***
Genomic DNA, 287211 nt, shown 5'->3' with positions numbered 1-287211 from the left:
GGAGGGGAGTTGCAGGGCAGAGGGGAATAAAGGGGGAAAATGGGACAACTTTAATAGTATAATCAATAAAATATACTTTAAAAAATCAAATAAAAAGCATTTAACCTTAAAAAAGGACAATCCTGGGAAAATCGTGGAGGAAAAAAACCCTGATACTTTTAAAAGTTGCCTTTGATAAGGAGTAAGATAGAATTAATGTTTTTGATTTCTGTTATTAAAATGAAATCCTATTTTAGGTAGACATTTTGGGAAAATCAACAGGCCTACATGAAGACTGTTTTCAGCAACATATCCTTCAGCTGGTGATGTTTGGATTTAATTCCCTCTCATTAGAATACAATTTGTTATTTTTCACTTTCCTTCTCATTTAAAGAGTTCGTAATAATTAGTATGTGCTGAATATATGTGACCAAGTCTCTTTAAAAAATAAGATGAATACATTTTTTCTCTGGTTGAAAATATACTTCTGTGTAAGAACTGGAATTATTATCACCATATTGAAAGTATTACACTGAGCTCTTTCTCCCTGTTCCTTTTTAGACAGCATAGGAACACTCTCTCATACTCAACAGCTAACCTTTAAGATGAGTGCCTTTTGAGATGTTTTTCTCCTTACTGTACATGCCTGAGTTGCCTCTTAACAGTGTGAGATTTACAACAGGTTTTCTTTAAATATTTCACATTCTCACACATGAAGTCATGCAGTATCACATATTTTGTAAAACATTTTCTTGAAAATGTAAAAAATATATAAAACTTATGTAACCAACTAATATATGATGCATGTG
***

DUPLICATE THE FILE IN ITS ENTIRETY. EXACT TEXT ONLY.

Genomic DNA, 287211 nt, shown 5'->3' with positions numbered 1-287211 from the left:
GGAGGGGAGTTGCAGGGCAGAGGGGAATAAAGGGGGAAAATGGGACAACTTTAATAGTATAATCAATAAAATATACTTTAAAAAATCAAATAAAAAGCATTTAACCTTAAAAAAGGACAATCCTGGGAAAATCGTGGAGGAAAAAAACCCTGATACTTTTAAAAGTTGCCTTTGATAAGGAGTAAGATAGAATTAATGTTTTTGATTTCTGTTATTAAAATGAAATCCTATTTTAGGTAGACATTTTGGGAAAATCAACAGGCCTACATGAAGACTGTTTTCAGCAACATATCCTTCAGCTGGTGATGTTTGGATTTAATTCCCTCTCATTAGAATACAATTTGTTATTTTTCACTTTCCTTCTCATTTAAAGAGTTCGTAATAATTAGTATGTGCTGAATATATGTGACCAAGTCTCTTTAAAAAATAAGATGAATACATTTTTTCTCTGGTTGAAAATATACTTCTGTGTAAGAACTGGAATTATTATCACCATATTGAAAGTATTACACTGAGCTCTTTCTCCCTGTTCCTTTTTAGACAGCATAGGAACACTCTCTCATACTCAACAGCTAACCTTTAAGATGAGTGCCTTTTGAGATGTTTTTCTCCTTACTGTACATGCCTGAGTTGCCTCTTAACAGTGTGAGATTTACAACAGGTTTTCTTTAAATATTTCACATTCTCACACATGAAGTCATGCAGTATCACATATTTTGTAAAACATTTTCTTGAAAATGTAAAAAATATATAAAACTTATGTAACCAACTAATATATGATGCATGTG